In Gaza, a riot of unrealistic hopes

As Sharon vows pullout, Israelis and Palestinians fight among themselves

October 18, 2004|By Peter Hermann | Peter Hermann,SUN FOREIGN STAFF

NEVE DEKALIM, Gaza Strip - Having cashed in his retirement account and borrowed still more, David Pimienta knows that many of his fellow Israelis would think him foolish at best.

He used the money this summer to build his dream house in this Jewish settlement in the Gaza Strip, land from which Israel's prime minister wants to withdraw as early as next year.

Gaza is where ideology has often trumped reason. Now, Israelis and Palestinians are re-examining their beliefs.

After decades of promoting expansion of settlements in Gaza, Israeli Prime Minister Ariel Sharon has pledged to withdraw from them - 21 in all, including Neve Dekalim. The 8,100 settlers would have to leave.

After decades of fighting to drive Israelis out, the 1.3 million Palestinians in Gaza now are fighting one another over who will exercise power if they indeed withdraw.

Pimienta ignored the political turmoil around him, as did the half-dozen Chinese workers who built his house. It was one of seven under construction in the settlement. Workers broke ground for them a day after Palestinians fatally shot a Jewish settler and her four children.

Far from being worried that Israeli soldiers might soon force him to leave, Pimienta lamented only that he could not afford a bigger house.

"I very much want a second floor," he said, watching the workers pour pillars strong enough to support a concrete roof as protection against mortars, "because then I'll have a view of the sea."

Pimienta, 31, is the vice principal of a high school in Israel. His voice was subdued, his checked shirt neatly tucked in, his pistol in his waistband hidden from view. He said he couldn't understand why anyone would question his building a new house.

"The government feels that the people of Israel are weak, despair and have no strength," he said. "That is not the case. My place as a Jew is here. The leadership is confused."

Neither settlers nor Palestinians seem prepared - politically, militarily, emotionally - for the significant changes that may come next year.

Sharon is battling his Likud Party, whose members voted against his plan for withdrawal. Infighting among Palestinian factions over who will inherit control from Israel has swelled the number of kidnappings, murders and street battles. Yasser Arafat's Palestinian Authority, the government that came into being 10 years ago but is derided for its inability to deliver even basic services, remains largely on the sidelines.

Gaza's jarring reality inspires grand hopes. For such a small amount of territory - 226 square miles, about one-fifth the size of Rhode Island - the competing expectations are outsized: Gaza as a viable, democratic Palestinian state; Gaza as an Islamic theocracy; Gaza as a permanent home for Israelis as well as Palestinians.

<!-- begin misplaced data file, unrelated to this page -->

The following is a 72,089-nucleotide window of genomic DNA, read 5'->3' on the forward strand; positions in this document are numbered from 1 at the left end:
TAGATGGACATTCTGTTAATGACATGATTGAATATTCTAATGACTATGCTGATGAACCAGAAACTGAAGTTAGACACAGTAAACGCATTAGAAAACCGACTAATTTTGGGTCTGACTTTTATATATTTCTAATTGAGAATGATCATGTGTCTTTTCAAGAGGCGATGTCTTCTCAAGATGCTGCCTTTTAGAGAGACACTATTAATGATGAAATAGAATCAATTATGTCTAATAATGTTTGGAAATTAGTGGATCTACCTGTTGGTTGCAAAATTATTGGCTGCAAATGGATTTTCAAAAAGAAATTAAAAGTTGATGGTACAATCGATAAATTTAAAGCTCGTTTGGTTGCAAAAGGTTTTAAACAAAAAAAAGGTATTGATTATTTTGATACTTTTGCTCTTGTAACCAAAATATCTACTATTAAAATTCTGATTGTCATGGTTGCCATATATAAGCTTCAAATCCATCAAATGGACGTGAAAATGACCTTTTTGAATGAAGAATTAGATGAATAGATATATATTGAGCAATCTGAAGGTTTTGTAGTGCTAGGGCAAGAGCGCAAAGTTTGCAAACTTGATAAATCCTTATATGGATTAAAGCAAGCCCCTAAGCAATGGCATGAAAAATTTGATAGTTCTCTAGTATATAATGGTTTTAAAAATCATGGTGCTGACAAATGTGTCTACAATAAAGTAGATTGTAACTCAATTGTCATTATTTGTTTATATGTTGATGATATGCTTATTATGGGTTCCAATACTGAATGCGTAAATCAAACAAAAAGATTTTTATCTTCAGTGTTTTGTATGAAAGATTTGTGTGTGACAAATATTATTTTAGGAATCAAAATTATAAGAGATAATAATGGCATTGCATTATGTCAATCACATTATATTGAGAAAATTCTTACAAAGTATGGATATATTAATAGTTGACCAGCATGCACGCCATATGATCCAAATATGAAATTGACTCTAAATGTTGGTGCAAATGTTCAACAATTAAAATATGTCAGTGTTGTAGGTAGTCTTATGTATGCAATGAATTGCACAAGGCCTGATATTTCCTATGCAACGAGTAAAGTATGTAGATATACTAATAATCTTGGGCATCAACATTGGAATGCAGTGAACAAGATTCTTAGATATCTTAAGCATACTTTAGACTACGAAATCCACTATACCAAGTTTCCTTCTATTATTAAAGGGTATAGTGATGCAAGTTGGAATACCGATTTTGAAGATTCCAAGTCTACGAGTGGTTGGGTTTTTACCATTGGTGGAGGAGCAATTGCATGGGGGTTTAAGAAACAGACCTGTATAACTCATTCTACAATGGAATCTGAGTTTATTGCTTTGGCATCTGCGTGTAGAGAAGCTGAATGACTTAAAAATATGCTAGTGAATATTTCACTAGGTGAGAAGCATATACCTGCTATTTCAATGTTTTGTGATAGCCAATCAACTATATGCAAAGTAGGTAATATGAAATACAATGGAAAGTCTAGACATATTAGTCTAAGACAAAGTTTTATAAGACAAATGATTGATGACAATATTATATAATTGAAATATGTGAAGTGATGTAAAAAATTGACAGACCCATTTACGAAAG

The expectations are also irreconcilable.

Sharon wants parliament to approve plans next month to pay Jewish settlers up to $300,000 per household to leave. He announced plans to begin dismantling the settlements next summer.

Competing Palestinian groups want to take over the land and buildings, but there is no evidence that the Palestinian Authority has come up with a plan for filling the vacuum or avoiding fighting between militant factions.

"I don't see a serious readiness on the Palestinian side to receive Gaza, and I don't see that Sharon has a plan to give control to a Palestinian body," said Ephraim Sneh, a retired Israeli general who was head of the Israeli military government in the West Bank and is now a member of parliament.

"The worst-case scenario is that the Israeli defense forces are out and there is nobody left in charge," he said. "There is anarchy. Terror prevails and local warlords take over.

"My advice to both prime ministers is to announce a transition team and set a time for an appointment."

None of the parties has much to show for the past four years of violence. The dead include more than 3,000 Palestinians, about a third of them in Gaza. The number of Israeli dead is approaching 1,000.

The intransigence of the Jewish settlers has won them the right to live in heavily armed communities where Israeli soldiers often outnumber the people they are assigned to protect.

The intransigence of Palestinian militants, and the corruption of the Palestinian Authority, has produced a society where civic problems are often settled by guns, where unemployment hovers above 50 percent, where every institution seems another training ground for extremists.

"We are reaping what we have planted there," said Abdul Jawad Saleh, a reform member of the Palestinian legislature from the West Bank. "This is the outcome of the absence of institutions and a result of agencies built on the influence of certain persons," a reference to the corruption associated with Arafat.

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